Climate Scientists Set To Serve Up A Slab Of Bad News
Paris (AFP) Jan 28, 2007
Hundreds of the world's top climate scientists muster in Paris on Monday to frame a report expected to issue the bleakest assessment yet about global warming and its effects on the weather system. On Friday, they will issue the first update in six years of the scientific evidence for global warming. The 2001 report of the UN's Intergovernmental Panel on Climate Change (IPCC) was in many ways a shocker.
It delivered a jolt to politicians about the perils of fossil-fuel pollution and reduced the powerful lobby of climate-change "deniers" to a shrill, if well-funded, rump.
Sources familiar with the drafting of this year's report -- the first of three mammoth IPCC tomes to be issued this year -- say it will not offer any good news.
"It will be a confirmation of what has been said for a long time, but point to additional risks," said French climatologist Herve Le Treut.
Over the past few years, many published studies suggest that climate change, which many had expected to kick in several decades from now, is already underway.
In alpine areas, glaciers are melting and snow cover is shrinking. The North Pole's summer icefield is a mere fraction of what it once was. Permafrost in high northerly latitudes is retreating. The oceans are becoming more acidic through absorption of carbon dioxide (CO2).
In 2001, the IPCC said that carbon pollution from burning oil, gas and coal had helped drive atmospheric levels of CO2 to their highest in 420,000 years. CO2 is the principal "greenhouse gas," a term that applies to half a dozen substances that linger invisibly in the atmosphere, trapping the Sun's heat instead of letting solar radiation bounce back into space.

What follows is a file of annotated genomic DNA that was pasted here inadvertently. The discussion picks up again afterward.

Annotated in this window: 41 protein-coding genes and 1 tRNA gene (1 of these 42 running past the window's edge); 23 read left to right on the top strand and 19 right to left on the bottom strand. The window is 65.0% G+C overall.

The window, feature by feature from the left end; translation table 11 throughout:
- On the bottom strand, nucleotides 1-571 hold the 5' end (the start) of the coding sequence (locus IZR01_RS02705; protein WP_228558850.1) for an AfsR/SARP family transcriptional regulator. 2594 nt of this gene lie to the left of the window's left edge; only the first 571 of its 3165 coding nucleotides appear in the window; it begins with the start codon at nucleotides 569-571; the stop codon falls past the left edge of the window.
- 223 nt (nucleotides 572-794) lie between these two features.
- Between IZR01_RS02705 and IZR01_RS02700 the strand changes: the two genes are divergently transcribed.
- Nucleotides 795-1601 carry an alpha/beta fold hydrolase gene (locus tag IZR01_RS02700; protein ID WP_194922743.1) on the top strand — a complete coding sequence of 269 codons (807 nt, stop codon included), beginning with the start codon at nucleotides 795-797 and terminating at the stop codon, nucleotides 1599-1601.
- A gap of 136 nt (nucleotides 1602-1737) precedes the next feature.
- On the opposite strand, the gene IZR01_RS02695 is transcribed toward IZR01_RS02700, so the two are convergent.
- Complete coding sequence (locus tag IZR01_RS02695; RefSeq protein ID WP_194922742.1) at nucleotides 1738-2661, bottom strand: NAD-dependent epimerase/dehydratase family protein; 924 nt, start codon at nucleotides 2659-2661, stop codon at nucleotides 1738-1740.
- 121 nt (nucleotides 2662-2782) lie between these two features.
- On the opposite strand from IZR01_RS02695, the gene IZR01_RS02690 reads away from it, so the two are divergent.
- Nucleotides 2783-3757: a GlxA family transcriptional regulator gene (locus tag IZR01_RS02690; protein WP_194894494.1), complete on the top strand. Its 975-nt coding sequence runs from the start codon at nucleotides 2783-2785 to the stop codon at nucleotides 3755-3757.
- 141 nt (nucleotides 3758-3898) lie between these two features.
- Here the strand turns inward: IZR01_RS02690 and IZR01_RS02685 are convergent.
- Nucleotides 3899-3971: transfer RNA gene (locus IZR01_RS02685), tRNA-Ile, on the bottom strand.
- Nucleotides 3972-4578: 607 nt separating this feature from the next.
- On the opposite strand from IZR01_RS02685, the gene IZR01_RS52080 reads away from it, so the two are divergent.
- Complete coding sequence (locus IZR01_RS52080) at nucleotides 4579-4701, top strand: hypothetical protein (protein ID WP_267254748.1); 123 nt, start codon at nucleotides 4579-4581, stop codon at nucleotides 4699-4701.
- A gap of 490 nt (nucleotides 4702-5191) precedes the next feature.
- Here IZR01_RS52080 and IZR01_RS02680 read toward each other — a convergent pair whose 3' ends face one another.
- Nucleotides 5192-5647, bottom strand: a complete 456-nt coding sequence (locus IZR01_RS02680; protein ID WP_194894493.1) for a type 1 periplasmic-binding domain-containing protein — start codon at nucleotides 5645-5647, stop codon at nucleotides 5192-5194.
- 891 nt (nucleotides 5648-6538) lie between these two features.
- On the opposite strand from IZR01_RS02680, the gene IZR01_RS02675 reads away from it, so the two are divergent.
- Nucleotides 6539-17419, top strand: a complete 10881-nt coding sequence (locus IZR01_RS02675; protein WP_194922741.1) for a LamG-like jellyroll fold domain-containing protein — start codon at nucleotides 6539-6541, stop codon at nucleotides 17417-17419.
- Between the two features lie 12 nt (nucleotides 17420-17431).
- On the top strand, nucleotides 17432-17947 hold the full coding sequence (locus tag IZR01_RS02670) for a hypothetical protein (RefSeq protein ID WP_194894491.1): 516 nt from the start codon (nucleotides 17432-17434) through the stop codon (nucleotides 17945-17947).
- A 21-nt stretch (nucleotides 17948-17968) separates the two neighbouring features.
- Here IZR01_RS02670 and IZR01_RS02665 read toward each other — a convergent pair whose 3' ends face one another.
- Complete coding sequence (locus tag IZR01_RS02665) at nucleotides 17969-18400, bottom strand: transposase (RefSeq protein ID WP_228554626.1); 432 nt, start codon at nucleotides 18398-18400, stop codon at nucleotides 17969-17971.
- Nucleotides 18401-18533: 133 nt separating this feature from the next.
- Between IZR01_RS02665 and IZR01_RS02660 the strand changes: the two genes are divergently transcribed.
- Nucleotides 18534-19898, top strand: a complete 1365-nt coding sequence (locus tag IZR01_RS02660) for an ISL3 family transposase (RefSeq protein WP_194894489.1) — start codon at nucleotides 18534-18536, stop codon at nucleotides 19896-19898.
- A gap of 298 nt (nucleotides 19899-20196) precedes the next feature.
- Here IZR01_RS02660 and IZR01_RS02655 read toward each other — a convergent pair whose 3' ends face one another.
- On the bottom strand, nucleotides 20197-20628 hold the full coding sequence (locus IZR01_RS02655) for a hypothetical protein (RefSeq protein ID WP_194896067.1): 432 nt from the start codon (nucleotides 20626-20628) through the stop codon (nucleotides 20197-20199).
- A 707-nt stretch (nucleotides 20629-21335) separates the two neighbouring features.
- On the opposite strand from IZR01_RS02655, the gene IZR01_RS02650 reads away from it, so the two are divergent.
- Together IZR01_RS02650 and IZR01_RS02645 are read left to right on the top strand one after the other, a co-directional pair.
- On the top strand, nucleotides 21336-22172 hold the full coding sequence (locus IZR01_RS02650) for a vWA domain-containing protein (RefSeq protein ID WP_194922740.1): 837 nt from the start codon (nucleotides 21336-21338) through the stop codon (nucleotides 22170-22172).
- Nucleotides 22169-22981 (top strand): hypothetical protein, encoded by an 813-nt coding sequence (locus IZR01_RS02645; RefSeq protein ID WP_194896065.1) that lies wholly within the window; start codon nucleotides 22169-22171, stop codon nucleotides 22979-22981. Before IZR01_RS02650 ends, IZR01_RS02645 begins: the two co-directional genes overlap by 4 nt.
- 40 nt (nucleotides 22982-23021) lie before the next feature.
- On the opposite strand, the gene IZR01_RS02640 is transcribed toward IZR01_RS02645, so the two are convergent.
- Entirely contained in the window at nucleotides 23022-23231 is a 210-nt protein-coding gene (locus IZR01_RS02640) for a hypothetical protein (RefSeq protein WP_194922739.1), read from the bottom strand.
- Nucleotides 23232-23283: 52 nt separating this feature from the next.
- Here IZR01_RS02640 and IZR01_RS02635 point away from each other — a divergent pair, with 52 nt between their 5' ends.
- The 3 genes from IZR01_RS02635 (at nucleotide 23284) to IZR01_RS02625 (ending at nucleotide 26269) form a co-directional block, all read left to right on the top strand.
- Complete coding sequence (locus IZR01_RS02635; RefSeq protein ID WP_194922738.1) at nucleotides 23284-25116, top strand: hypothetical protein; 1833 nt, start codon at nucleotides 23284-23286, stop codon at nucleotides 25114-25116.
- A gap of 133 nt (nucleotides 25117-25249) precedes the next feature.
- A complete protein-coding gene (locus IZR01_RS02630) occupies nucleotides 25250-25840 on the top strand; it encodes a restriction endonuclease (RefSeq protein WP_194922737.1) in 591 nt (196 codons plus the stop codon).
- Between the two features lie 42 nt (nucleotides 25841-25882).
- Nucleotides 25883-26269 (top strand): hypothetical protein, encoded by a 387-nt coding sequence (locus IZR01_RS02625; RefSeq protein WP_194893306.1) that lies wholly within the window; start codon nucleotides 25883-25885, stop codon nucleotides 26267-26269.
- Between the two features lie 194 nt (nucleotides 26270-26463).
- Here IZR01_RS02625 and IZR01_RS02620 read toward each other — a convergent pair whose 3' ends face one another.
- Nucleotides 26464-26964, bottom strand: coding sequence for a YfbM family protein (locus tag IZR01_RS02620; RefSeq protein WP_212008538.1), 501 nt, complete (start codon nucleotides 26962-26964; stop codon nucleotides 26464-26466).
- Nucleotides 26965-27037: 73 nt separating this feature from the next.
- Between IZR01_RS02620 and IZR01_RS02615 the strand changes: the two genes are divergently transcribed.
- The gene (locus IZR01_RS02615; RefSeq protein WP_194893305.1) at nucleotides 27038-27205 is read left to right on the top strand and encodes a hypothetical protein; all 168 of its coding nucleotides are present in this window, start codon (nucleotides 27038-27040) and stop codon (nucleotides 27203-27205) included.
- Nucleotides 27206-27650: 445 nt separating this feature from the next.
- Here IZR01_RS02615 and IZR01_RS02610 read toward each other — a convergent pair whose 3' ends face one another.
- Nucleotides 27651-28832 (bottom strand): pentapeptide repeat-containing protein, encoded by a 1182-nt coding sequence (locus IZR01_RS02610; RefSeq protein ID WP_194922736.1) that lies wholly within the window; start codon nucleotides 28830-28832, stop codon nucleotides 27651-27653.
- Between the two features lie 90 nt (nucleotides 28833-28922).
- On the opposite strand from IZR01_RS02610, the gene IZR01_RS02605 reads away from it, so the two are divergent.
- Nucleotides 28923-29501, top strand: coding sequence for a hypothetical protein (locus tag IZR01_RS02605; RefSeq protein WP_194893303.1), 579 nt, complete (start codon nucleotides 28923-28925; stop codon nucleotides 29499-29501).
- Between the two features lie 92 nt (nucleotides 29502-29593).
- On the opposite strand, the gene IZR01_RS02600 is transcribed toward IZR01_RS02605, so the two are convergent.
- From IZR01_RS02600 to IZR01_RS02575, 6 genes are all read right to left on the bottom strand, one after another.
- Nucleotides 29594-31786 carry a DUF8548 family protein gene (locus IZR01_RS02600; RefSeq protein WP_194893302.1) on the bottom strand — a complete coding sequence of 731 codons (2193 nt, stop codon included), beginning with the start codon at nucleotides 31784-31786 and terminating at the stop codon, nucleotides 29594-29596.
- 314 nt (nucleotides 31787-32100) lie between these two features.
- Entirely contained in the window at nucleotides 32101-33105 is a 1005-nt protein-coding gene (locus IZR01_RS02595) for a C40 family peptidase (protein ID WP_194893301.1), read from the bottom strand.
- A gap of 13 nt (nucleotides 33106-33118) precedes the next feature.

Over the previous 50 years, temperatures climbed by around 0.1 C (0.2 F) per decade and most of the warming could be attributed to Man, the 2001 report said.
It predicted that by 2100, the global atmospheric temperature will have risen between 1.4 and 5.8 C (2.52-10.4 F) and sea levels by 0.09 to 0.88 metres (3.5-35 inches), depending on how much greenhouse gas is emitted.
The biggest interest in this year's report will be whether the nearly 500 scientists who make up this working group of the IPCC will amend these figures.
They are likely to attribute "probability" to specific forecasts of temperature rise in order to help policymakers, said Serge Planton, in charge of climate research at Meteo France.
Emissions of greenhouse gases determine the level of warming -- but these emissions, in turn, depend on two factors.
One is whether governments take action to rein in the pollution, a process that so far, under the Kyoto Protocol, has proven nightmarishly difficult. The other is equally hazy: whether stored carbon in Earth's surface, such as in the permafrost, may be released if temperatures rise beyond a certain point.
Such triggers could release hundreds of millions of tonnes of CO2 into the air. Like petrol thrown on a fire, it would dramatically amplify the warming.
Two other volumes will be issued in April in what will be the fourth assessment report on climate change by the IPCC since it was established in 1988.
The two others will focus on the impacts of climate change and on the social-economic costs of reducing greenhouse gases.
Fossil fuels provide the backbone of today's energy needs, so reducing carbon emissions implies an economic cost in shifting to a cleaner source.
Weighed against that, though, is what experts say is the longer-term cost of failing to tackle the pollution. The potential risks include worse droughts, floods, rising sea levels and more vicious storms, which thus poses a threat to agriculture, water supplies and even human settlement itself.
A report last year by former World Bank economist Sir Nicholas Stern said climate change could cost up to 20 percent of global gross domestic product if nothing is done.
Source: Agence France-Presse
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Business World Urges Governments To Be Bolder On Climate Change
Davos, Switzerland (AFP) Jan 24, 2007
Leading economists on Wednesday cautiously welcomed US President George Bush's proposals for a long-term cut in US gasoline consumption, as business leaders meeting in Davos urged bolder government action on climate change. "I think it is a movement in the right direction, there is a recognition of the link between climate change and human activity," said Nicholas Stern, the British government's chief economic advisor.
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